“It feels awkward if I were to date someone who wasn’t the opposite gender of me, someone who didn’t identify as male… It’s always the stereotypical ‘Oh, guys and girls.’ And then, ‘Oh you don’t wanna be alone on Valentine’s Day, so you have to have one night stands and stuff, and be with someone and not be alone.’ It’s this whole stigma of having to fit social norms.” Umarova continued into more detail about specific marketing that promotes these social norms: “You know the cheesy things like ‘his and hers,’ but if I date someone who uses they/them pronouns, they’re not gonna feel good, and that in turn won’t make me feel good. That’s just one example.” 

Two anonymous sources that offered to give insight into their queer experiences further affirmed the exclusivity of Valentine’s Day marketing. As they described, most Valentine’s Day products are aimed towards heterosexual pairings, romance and sex, and people who use either she/her or he/him pronouns. Due to this focus on heterosexual pairings, groups like the polyamorous community are often excluded. 

Umarova and Moore both continued to expand upon the exclusivity of Valentine’s Day, emphasizing that the holiday should be for everyone: 

“I disagree with the idea that Valentine’s Day is normally for couples. I feel like it should be with anyone or anything you love, not just in a romantic or sexual sense. What am I supposed to do on Valentine’s Day — be sad that I’m alone? Like, no! This year I spent it with my mom,” Umarova said. “We had fun, we had dinner, we made it fancy, and I really enjoyed it. I don’t like how stereotypical Valentine’s Day is, because it’s about celebrating love, and how are you going to categorize love?” 

Moore added to the idea of the different ways people celebrate Valentine’s Day: “Queer people are really only represented [during] pride month, but Valentine’s Day is a holiday for everyone. It’s a holiday about love and it should be inclusive [of] everyone, especially aromantic people, who should be able to celebrate their platonic relationships. They’re constantly being told to ‘spread the love’ and I can’t imagine how hard that is.”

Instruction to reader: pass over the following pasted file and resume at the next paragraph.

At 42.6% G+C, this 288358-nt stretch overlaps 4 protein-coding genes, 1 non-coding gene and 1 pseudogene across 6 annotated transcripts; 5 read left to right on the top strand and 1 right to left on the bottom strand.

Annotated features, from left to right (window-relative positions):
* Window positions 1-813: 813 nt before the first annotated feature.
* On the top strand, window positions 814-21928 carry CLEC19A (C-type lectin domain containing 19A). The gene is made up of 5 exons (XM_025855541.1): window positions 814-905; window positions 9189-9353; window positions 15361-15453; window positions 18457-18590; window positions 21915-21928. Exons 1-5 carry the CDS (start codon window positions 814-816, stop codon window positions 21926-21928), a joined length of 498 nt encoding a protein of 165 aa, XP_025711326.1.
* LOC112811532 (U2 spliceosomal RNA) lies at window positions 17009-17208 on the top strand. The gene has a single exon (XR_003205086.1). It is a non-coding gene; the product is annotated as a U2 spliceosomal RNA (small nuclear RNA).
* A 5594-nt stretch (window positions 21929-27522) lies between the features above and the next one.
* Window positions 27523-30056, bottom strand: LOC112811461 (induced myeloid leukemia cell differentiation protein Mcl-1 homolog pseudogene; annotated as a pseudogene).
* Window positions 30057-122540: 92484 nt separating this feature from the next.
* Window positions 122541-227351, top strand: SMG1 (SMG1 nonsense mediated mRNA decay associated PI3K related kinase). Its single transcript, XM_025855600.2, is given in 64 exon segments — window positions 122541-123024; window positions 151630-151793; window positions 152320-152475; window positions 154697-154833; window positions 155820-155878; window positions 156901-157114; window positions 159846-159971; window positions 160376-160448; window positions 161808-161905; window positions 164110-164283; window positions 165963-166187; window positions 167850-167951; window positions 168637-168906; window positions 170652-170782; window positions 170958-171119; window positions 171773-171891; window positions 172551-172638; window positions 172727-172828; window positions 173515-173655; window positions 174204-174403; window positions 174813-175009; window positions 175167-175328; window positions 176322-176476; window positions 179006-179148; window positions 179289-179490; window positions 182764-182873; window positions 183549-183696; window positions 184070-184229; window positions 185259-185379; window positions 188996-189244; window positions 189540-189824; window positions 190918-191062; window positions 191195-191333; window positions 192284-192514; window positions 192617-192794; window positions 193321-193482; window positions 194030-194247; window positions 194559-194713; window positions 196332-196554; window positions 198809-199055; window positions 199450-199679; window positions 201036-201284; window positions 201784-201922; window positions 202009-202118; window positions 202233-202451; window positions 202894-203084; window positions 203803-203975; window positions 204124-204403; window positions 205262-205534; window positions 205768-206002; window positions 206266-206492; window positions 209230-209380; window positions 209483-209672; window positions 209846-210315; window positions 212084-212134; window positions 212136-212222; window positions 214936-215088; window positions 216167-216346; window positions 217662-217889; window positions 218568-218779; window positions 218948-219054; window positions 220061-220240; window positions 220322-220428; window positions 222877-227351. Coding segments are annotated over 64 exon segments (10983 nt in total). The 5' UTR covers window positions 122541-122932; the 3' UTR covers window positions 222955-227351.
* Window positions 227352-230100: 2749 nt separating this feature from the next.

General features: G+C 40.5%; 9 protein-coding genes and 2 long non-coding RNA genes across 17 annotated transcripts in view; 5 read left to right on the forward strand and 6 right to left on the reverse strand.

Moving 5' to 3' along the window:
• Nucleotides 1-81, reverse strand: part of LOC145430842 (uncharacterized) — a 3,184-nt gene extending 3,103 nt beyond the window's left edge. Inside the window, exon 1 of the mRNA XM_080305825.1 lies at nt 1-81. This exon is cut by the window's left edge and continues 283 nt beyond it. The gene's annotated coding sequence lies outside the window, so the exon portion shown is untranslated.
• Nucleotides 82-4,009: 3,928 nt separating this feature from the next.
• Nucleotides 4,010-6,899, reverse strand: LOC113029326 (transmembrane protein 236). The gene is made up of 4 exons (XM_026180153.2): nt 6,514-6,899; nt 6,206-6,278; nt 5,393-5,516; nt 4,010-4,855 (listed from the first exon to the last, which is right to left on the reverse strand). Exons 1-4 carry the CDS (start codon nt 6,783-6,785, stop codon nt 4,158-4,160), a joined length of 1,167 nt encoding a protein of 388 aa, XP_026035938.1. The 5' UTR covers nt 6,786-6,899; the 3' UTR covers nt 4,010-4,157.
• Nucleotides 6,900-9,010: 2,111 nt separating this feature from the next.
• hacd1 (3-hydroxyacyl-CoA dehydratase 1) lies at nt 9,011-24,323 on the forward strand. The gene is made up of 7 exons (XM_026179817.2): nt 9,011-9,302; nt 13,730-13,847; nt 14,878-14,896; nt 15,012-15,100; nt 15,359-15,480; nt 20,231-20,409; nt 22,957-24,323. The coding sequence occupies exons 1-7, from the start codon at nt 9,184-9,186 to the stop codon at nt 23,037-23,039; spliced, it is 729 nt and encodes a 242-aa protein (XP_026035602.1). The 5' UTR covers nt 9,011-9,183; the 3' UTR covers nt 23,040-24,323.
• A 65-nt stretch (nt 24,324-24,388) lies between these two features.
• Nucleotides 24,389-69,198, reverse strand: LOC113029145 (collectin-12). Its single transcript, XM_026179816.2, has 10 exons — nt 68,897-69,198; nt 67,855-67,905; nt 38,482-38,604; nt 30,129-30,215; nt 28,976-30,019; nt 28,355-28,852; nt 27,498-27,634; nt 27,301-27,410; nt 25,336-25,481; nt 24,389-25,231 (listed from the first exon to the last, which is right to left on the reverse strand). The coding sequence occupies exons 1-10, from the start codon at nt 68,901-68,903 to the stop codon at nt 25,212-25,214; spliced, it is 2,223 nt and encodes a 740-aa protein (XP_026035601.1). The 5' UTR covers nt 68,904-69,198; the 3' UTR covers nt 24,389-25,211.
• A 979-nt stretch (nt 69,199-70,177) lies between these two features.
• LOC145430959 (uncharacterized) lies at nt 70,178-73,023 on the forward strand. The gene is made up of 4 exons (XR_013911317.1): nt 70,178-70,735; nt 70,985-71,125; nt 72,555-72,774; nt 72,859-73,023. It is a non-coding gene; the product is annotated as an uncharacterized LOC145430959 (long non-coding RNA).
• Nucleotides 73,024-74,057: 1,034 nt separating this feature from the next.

Love comes in many different forms. However, queer people still feel pressure to fit stereotypes and social norms out of fear of being judged or discriminated against.  Umarova, Moore, and the two anonymous sources weighed in on how those within the community could help make Valentine’s Day more encompassing towards queer people, and how to make the space more accepting overall.

“It’d be nice if they promoted Valentine’s Day while including the LGBTQA+ community into it, changing that stereotypical perception people have of Valentine’s Day and how it’s meant for men and women, or only people in romantic and sexual relationships. Someone else’s sexuality and someone else’s decisions aren’t your business,” Umarova said.

Umarova further noted the danger these stereotypes can pose: “I feel like Valentine’s Day is one of the easiest times to accidentally out someone, because everything is unfortunately gendered, especially during Valentine’s Day. To do better, just be respectful.” 

Moore had a concise and impactful closing statement.

“I just want to tell people that [queer people] experience love the same as you,” they said. “It’s not anything that should be othering. Love is love.” 

The anonymous sources stated that they would want queer people in or out of relationships to know that it is okay for them to be open about how they feel. They emphasized the importance of listening to queer voices in order to be an effective ally and friend. 

So the next time Feb. 14 comes rolling around, and people rush to ask their friends how they’ll celebrate, or head to stores for all of the chocolate sales, it’s important to remember that Valentine’s Day isn’t just pink and red; there’s a rainbow behind every heart sticker, and a lot more nuance behind the day of love. Celebrating this nuance on Valentine’s Day can create ripples of inclusivity and hopefully inspire those outside of the LGBTQIA+ community to help make their own communities more accepting.